Imagine for a moment that you lived somewhere remote. Your small town is surrounded by mountains — the nearest major hospital is hours away, and the only jobs that exist are retail jobs that pay little and offer few, if any, benefits. Now, imagine you had to pay out of pocket for all your medical visits and medications. Your access to basic infrastructure and income are limited, and your community is often overlooked. How high on your list of priorities would routine medical care be?
Probably not very high.
Unique Challenges to Healthcare in Appalachia
That’s just a snapshot of what life can be like in rural Appalachia — where the cultural roots run deep, but the economy and infrastructure have been struggling for decades — where the residents must choose between their diabetes medication or groceries for their family. It’s a simple choice for many people in these circumstances.
You buy the groceries.
These are some of the patient-care scenarios that Goodwin University Nursing students encounter when they travel to Wise County, Virginia, each summer to provide medical care to residents at a weekend-long pop-up medical clinic. In previous years, this medical clinic was run by Remote Area Mission (RAM), and last year, the Navy Reserve joined for an Innovation Readiness Training. After years of involvement, RAM has stepped aside as the local medical clinic in Wise County has taken over the organization and implementation of this much-needed public health initiative.
When Culture Impacts Healthcare
Poverty exists in many areas. One doesn’t have to leave CT to see poverty’s impact on human health — we have underserved and uninsured populations that need care and compassion right in our own cities and towns.
What students encounter in Appalachia is unique, however.
“This medical mission to Appalachia is very exciting. Even though I expect to see some people living in unbearable situations, I look forward to providing the best medical care and support while connecting with humanity in this way. This experience will help shape how I provide care to others, despite their economic situations, using a holistic approach. With this opportunity, I will not only empathize and care for these underserved individuals, but it also will shape my mindset about changes and approaches that my peers and I can implement in the future of healthcare.”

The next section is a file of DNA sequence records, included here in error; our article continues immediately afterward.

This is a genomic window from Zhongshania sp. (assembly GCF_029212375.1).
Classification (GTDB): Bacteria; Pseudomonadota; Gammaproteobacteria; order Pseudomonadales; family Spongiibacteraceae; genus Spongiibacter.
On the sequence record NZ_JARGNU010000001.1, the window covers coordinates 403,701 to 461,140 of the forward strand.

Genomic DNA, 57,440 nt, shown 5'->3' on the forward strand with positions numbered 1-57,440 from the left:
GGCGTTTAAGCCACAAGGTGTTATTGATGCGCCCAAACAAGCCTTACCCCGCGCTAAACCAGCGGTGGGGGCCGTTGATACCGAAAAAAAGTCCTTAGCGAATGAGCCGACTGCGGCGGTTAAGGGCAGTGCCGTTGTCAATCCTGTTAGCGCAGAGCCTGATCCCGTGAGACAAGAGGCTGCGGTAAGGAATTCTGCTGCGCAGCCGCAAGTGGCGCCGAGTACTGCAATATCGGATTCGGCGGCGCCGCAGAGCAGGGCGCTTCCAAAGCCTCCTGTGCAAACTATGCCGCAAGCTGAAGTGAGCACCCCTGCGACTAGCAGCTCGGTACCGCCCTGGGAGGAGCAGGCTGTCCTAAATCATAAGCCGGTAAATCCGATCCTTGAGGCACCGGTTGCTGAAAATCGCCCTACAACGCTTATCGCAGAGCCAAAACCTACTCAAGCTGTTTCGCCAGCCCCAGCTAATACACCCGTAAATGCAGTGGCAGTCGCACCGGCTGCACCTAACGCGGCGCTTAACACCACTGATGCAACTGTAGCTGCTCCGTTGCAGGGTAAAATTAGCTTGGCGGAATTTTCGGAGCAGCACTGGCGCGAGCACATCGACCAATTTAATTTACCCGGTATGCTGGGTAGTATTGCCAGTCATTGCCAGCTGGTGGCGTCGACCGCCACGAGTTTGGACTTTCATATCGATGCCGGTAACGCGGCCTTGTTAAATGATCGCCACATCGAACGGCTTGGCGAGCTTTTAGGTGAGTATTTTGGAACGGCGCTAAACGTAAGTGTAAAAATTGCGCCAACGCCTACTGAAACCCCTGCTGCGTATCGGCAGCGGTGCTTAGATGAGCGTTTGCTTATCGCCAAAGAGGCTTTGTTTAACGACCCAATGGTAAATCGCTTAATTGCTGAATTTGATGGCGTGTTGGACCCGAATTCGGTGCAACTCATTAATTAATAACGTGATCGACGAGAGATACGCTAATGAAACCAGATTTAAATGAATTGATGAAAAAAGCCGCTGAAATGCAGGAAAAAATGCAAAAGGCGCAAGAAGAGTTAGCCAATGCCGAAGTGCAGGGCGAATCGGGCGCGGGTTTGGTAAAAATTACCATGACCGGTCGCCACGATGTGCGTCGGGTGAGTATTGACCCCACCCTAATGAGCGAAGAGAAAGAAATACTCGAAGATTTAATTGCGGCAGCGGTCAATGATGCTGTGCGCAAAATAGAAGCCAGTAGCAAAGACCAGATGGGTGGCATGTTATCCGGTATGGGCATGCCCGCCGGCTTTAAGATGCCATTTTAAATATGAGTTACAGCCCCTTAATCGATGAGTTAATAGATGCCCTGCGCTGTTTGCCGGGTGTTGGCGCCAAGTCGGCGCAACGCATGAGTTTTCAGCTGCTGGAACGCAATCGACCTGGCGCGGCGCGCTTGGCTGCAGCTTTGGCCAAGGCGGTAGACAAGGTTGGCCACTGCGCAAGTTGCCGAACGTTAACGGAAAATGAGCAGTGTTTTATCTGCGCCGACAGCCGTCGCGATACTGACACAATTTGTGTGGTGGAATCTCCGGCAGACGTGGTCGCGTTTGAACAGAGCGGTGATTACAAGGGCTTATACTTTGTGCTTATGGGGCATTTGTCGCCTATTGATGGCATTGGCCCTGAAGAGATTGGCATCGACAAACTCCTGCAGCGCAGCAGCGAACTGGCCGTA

– Sashin Hanson, Nursing Student
In Appalachia, many factors that influence healthcare intersect in significant ways. Culture, poverty, geography, lack of resources, and distrust have all resulted in a community of people feeling left behind. These circumstances pose a unique challenge to community service volunteers, like Goodwin’s Nursing students, who arrive to volunteer their time providing medical assistance.
When GU Nursing students arrive and set up, they encounter the surprising and often devastating medical conditions that arise when routine and treatable medical issues go untreated for too long. They see what happens when a patient with diabetes doesn’t receive insulin regularly, or someone with gum disease goes untreated. Nursing students encounter patients with heart conditions that aren’t monitored by medical professionals. Methamphetamine usage is also a significant problem in the region but access to Narcan — an emergency medication used to treat overdoses — requires special training.
“There are so many values taken from the RAM trip that I needed reminding of. I need to remember never to take what I have for granted. After witnessing people sleep in tents and in their cars overnight to seek medical care, the next time I have to wait an hour for my doctor, I will not complain. It was an incredible trip – one that I will never forget. All the skills I took away from attending RAM from both a personal and professional aspect will assist me in my future career as a registered nurse. Most of all, I learned that showing compassion and caring for someone is the most important thing— all the rest will follow.”
-Barbara Stebbins, Nursing Graduate
For many patients arriving at the medical clinic, this is the only medical care they will receive for the entire year — until next year’s clinic. Decades worth of much-needed medical intervention is condensed into one weekend. Locals arrive early and camp out overnight, waiting to see the doctors, nurses, and other volunteers ready to provide attention and medical care.
“One of the most important reasons we go on this mission is because I want students to see how culture impacts healthcare — to show how factors like culture, religion, and geography can impact a community’s access to adequate healthcare,” says Sue Grabowski, Nursing faculty member, and trip facilitator.